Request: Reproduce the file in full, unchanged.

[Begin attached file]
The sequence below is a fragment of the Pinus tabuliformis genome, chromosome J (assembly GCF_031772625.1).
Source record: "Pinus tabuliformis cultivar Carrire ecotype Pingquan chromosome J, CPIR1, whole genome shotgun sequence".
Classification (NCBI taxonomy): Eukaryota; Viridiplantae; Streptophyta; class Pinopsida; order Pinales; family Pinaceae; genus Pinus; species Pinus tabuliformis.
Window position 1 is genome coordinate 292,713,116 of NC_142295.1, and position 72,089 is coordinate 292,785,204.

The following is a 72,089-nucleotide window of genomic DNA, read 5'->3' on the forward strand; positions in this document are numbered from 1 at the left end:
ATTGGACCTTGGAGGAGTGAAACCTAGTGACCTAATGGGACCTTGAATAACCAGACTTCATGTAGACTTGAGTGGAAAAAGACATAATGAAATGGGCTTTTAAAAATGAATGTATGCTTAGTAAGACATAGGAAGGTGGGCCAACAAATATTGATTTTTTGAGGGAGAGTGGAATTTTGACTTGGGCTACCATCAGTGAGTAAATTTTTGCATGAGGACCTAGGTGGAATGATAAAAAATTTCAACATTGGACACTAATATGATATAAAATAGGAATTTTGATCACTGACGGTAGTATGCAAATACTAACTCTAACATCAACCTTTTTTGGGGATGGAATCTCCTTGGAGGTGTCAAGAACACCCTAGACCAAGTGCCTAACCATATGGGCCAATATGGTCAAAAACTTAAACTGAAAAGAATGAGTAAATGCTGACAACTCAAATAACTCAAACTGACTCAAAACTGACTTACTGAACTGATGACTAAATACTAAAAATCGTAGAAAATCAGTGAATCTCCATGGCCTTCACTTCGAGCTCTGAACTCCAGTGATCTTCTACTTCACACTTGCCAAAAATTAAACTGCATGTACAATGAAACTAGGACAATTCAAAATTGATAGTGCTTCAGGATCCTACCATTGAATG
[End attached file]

The sequence below is a fragment of the Pinus tabuliformis genome, chromosome J (assembly GCF_031772625.1).
Source record: "Pinus tabuliformis cultivar Carrire ecotype Pingquan chromosome J, CPIR1, whole genome shotgun sequence".
Classification (NCBI taxonomy): Eukaryota; Viridiplantae; Streptophyta; class Pinopsida; order Pinales; family Pinaceae; genus Pinus; species Pinus tabuliformis.
Window position 1 is genome coordinate 292,713,116 of NC_142295.1, and position 72,089 is coordinate 292,785,204.

The following is a 72,089-nucleotide window of genomic DNA, read 5'->3' on the forward strand; positions in this document are numbered from 1 at the left end:
ATTGGACCTTGGAGGAGTGAAACCTAGTGACCTAATGGGACCTTGAATAACCAGACTTCATGTAGACTTGAGTGGAAAAAGACATAATGAAATGGGCTTTTAAAAATGAATGTATGCTTAGTAAGACATAGGAAGGTGGGCCAACAAATATTGATTTTTTGAGGGAGAGTGGAATTTTGACTTGGGCTACCATCAGTGAGTAAATTTTTGCATGAGGACCTAGGTGGAATGATAAAAAATTTCAACATTGGACACTAATATGATATAAAATAGGAATTTTGATCACTGACGGTAGTATGCAAATACTAACTCTAACATCAACCTTTTTTGGGGATGGAATCTCCTTGGAGGTGTCAAGAACACCCTAGACCAAGTGCCTAACCATATGGGCCAATATGGTCAAAAACTTAAACTGAAAAGAATGAGTAAATGCTGACAACTCAAATAACTCAAACTGACTCAAAACTGACTTACTGAACTGATGACTAAATACTAAAAATCGTAGAAAATCAGTGAATCTCCATGGCCTTCACTTCGAGCTCTGAACTCCAGTGATCTTCTACTTCACACTTGCCAAAAATTAAACTGCATGTACAATGAAACTAGGACAATTCAAAATTGATAGTGCTTCAGGATCCTACCATTGAATG